Expert Discusses Design Windloads for Doors and Windows

June 15th, 2012 by DWM Magazine

Design windloads was the topic of the first webinar hosted by the Northeast Window and Door Association (NWDA) yesterday. Joe Reed, director of engineering and product testing at Architectural Testing Inc., discussed the American Society of Civil Engineers (ASCE) 7-05 Minimum Design Loads for Buildings and Other Structures reference code within the ASCE 7 standard and how it is used to establish design windloads for doors and windows installed in buildings. The session also reviewed the ASCE 7-10 standard, a revised and reorganized version of the standard that Reed said likely will be implemented in new building codes.

“The ASCE 7 design standard and its methodologies for determining windloads are primarily pressures for building components and cladding [including] doors, windows, skylights, other cladding systems and curtainwalls,” Reed said.

According to Reed, the ASCE 7 is similar to building codes because of there are a number of versions currently being used.

“Depending on which building code a particular state has, that may reference a different reference code of ASCE 7,” Reed said. “It’s good to know a little about how the versions differ and which ones are relevant to the projects you are working on.”

ASCE 7 has been around for more than 30 years and is a successor to the American National Standards Institute (ANSI) 58.1. Reed said the standard is revised every three years or so.

ASCE 7-05 includes three techniques for establishing design windloads, Reed said. The simplified procedure is used for buildings less than or equal to 60 feet and includes pre-determined design windloads based off measurements. The wind tunnel procedure utilizes actual testing methods with models built to match the actual measurements of the building. But he focused on the analytical procedure, which is a mathematical option to configure the design windload.

“I think [the analytical procedure] is the most common because it’s not really that complicated and it gives you the most precise information,” Reed said.

The basic information required to determine the design win load includes the governing building code, the geographic location, terrain characteristicsand the building’s function and size. Additionally, Reed said the size and location of doors and windows must be noted because of varying pressures throughout the building.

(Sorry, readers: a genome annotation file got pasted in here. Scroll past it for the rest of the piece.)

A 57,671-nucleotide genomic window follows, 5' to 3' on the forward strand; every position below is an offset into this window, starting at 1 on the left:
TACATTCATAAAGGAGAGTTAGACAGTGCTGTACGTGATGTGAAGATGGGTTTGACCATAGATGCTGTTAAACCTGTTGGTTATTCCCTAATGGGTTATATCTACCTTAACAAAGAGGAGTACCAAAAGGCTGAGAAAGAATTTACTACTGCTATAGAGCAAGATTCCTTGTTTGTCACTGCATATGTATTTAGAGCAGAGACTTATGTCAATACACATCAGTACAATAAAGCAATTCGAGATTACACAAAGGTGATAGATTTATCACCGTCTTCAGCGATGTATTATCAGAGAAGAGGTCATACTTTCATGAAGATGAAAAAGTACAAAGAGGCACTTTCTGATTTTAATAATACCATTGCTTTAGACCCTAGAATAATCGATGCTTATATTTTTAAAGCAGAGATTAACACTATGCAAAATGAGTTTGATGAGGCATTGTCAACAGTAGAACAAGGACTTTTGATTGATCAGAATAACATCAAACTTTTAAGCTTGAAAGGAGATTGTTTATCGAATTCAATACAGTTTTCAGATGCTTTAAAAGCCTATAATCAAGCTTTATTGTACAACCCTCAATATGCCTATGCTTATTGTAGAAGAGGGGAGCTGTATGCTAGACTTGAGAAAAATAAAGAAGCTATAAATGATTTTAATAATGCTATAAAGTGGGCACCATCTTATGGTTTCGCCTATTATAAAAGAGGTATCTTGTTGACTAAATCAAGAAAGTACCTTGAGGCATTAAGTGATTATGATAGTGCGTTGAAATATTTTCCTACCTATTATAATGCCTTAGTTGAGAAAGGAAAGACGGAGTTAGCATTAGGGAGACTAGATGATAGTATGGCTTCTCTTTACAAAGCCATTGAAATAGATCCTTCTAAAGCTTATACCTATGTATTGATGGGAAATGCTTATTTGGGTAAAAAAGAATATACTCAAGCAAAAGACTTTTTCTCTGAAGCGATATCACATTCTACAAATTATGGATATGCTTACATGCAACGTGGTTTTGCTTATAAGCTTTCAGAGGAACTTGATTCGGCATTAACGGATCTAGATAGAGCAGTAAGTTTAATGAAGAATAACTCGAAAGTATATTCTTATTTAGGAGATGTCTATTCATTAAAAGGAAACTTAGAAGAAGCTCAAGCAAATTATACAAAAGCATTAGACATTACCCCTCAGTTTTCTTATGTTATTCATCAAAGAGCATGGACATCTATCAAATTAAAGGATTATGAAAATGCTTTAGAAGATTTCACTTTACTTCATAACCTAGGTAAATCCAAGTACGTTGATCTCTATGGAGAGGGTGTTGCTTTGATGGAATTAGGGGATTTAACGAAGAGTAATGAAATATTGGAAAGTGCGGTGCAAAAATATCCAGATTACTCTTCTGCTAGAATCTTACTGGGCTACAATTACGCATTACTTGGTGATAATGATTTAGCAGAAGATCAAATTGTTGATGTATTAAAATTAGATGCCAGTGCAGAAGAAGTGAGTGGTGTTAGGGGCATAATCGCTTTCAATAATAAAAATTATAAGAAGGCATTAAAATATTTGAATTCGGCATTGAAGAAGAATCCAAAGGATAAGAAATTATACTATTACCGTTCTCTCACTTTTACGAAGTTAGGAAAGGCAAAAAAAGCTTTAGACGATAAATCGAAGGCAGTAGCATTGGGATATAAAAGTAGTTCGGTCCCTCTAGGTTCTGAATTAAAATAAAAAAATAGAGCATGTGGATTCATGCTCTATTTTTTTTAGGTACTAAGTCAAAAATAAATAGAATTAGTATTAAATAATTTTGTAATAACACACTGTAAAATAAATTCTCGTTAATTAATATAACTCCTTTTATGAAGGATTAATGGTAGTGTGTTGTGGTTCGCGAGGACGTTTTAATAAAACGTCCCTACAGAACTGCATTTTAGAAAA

“There are zones on the building where the pressure is different,” Reed said. “Those zones are based on the building’s geometry and are the effects of localized pressure points due to turbulence and other aerodynamic effects.”

Reed said there are seven steps to complete the analytical procedure: the design windspeed, building function, amount of exposure (urban or suburban, etc.), topographic factors, velocity pressure, varying pressure coefficients of the buildingand design wind pressures must be established.

Reed said the entirety of the building envelope has to meet the design requirements as dictated by the code and most product suppliers are aware of this.

“Once the pressures have been established for the building product suppliers make sure either the product manufacturer or the people choosing those products have to make sure they are adequate for the building,” he said. “Normally door and window manufacturers do this by testing in facilities. But you also have to recognize that just because the door or the window has passed the test and has been assigned a specific design pressure, you need to validate the glass itself meets the design pressure requirements and you have to verify the insulation meets the requirements.”

Additionally, Reed discussed the revised ASCE 7-05 code (ASCE 7-10), which he says was developed about one year ago and has made its way into some building codes such as the 2012 International Building Code of Maryland. Among the revisions, he says the new code includes a “revamped wind pressure section to follow methodology of earthquake loads.”

“Overall, we are really just changing the sequence of calculating pressures,” he said.

Written by Erica Terrini, eterrini@glass.com

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